Benigni is probably best known outside Italy for his 1997 tragicomedy ''Life Is Beautiful'' (''La vita è bella''), filmed in Arezzo, also written by Cerami. The film is about an Italian Jewish man who tries to protect his son's innocence during his internment at a Nazi concentration camp, by telling him that the Holocaust is an elaborate game and he must adhere very carefully to the rules to win. Benigni's father had spent two years in a concentration camp in Bergen-Belsen,
[Claudia Smith Brinson. "Live your life with exuberance, and happiness may come" (editorial), ''The State'' (Columbia, SC), March 23, 1999, page A10.] and ''La vita è bella'' is based in part on his father's experiences. Although the story and presentation of the film had been discussed during production with different Jewish groups to limit the offense it might cause, the film was attacked by many critics who accused it of presenting the holocaust without much suffering, and some who considered that "laughing at everything" was not remotely appropriate, let alone credible. More favorable critics praised Benigni's artistic daring and skill to create a sensitive comedy involving the tragedy, a challenge that Charles Chaplin confessed he would not have done with ''The Great Dictator'' had he been aware of the horrors of the Holocaust.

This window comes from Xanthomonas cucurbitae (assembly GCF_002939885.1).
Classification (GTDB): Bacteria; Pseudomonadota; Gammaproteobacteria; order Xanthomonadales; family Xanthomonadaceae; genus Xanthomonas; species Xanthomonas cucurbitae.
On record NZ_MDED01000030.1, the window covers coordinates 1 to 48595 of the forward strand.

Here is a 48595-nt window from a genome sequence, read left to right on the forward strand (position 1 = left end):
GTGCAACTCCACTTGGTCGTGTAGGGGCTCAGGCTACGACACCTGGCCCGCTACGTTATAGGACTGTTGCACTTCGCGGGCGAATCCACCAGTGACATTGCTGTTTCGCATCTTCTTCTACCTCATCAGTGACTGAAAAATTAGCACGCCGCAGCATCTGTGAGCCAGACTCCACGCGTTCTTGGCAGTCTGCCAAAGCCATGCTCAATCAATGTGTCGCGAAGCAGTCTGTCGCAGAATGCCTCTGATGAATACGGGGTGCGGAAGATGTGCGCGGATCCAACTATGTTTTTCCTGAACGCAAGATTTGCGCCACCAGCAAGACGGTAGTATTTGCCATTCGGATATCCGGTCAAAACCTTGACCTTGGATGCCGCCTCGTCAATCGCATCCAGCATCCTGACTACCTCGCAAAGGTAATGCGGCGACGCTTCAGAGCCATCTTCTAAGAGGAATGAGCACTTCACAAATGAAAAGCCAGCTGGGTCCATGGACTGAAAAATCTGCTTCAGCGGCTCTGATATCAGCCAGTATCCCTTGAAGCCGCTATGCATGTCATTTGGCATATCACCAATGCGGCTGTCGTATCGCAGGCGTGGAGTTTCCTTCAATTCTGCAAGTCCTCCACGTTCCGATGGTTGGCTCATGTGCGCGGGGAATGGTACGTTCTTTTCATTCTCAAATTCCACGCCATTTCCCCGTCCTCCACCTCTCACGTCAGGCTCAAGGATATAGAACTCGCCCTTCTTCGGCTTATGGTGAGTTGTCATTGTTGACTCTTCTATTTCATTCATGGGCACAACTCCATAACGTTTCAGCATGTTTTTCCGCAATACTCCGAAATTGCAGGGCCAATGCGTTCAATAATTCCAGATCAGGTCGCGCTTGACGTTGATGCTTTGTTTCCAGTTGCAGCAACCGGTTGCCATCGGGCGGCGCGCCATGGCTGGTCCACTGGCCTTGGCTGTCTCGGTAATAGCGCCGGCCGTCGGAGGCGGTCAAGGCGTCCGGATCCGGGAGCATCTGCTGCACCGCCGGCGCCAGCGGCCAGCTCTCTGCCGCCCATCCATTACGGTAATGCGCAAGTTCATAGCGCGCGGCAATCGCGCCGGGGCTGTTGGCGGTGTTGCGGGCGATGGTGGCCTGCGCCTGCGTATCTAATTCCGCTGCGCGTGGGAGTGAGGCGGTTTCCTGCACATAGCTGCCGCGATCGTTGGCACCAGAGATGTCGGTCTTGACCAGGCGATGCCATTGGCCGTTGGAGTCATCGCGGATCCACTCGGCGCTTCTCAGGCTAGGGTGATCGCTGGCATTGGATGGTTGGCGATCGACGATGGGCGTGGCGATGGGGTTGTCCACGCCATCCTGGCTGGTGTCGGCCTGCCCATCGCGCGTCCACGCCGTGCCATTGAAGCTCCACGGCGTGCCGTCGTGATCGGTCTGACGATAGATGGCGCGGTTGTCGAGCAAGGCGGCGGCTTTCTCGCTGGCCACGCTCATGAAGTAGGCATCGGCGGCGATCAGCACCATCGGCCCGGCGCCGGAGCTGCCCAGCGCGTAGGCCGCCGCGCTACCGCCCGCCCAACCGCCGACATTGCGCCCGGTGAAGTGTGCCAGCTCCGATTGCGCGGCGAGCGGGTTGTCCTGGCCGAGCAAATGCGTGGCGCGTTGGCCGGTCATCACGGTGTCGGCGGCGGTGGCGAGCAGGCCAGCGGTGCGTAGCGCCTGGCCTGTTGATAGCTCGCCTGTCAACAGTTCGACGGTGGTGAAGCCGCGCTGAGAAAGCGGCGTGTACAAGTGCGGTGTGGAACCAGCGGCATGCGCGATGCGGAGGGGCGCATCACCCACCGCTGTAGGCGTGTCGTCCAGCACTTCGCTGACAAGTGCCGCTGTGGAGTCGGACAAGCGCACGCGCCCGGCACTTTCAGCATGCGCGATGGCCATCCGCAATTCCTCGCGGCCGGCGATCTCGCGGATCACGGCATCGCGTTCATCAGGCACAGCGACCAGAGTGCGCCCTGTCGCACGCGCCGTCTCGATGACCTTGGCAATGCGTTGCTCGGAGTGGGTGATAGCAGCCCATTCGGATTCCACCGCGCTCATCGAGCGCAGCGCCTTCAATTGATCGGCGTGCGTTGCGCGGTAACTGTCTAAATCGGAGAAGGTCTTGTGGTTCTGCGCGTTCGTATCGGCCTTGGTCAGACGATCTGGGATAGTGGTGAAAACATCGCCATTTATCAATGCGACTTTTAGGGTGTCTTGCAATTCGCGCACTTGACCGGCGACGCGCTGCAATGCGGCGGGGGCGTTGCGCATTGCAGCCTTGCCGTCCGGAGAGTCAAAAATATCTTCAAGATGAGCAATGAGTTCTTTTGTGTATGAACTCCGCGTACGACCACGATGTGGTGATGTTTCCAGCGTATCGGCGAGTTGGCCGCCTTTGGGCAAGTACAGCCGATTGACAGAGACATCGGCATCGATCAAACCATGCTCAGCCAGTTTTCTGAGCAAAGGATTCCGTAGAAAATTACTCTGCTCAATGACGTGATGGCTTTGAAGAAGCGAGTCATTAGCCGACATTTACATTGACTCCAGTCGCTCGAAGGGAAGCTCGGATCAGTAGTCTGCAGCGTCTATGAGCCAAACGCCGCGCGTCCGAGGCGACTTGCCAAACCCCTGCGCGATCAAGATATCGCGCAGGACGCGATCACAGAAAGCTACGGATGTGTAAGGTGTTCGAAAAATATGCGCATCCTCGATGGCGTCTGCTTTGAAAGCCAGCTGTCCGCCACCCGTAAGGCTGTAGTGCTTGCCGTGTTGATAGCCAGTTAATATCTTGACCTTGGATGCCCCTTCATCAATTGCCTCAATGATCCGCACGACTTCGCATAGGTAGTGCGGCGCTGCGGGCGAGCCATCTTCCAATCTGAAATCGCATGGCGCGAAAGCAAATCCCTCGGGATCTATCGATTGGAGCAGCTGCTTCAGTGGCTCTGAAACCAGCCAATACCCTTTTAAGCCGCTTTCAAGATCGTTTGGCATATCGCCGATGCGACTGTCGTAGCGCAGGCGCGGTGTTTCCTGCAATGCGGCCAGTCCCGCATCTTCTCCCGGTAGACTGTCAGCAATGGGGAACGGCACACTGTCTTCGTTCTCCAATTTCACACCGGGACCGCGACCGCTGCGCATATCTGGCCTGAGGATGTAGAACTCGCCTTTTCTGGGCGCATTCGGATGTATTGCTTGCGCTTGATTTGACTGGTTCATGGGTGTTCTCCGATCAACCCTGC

In 1998, the film was nominated for seven Academy Awards. At the 1999 ceremony Benigni received the award for Best Actor (the first for a male performer in a non-English-speaking role, and only the third overall acting Oscar for non-English-speaking roles), the score by Nicola Piovani won Best Original Dramatic Score, and the film was awarded the Oscar for Best Foreign Language Film, which Benigni accepted as the film's director.
Famously, in the midst of being so giddy with delight after ''Life Is Beautiful'' was announced as the Best Foreign Film, Benigni climbed over and then stood on the backs of the seats in front of him and applauded the audience before proceeding to the stage. And after winning his Best Actor Oscar later in the evening, he said in his acceptance speech, "There must be some terrible mistake, I used up all my English!" At the following year's ceremony, when he read the nominees for Best Actress (won by Hilary Swank for ''Boys Don't Cry''), host Billy Crystal playfully appeared behind him with a large net to restrain Benigni if he got excessive with his antics again.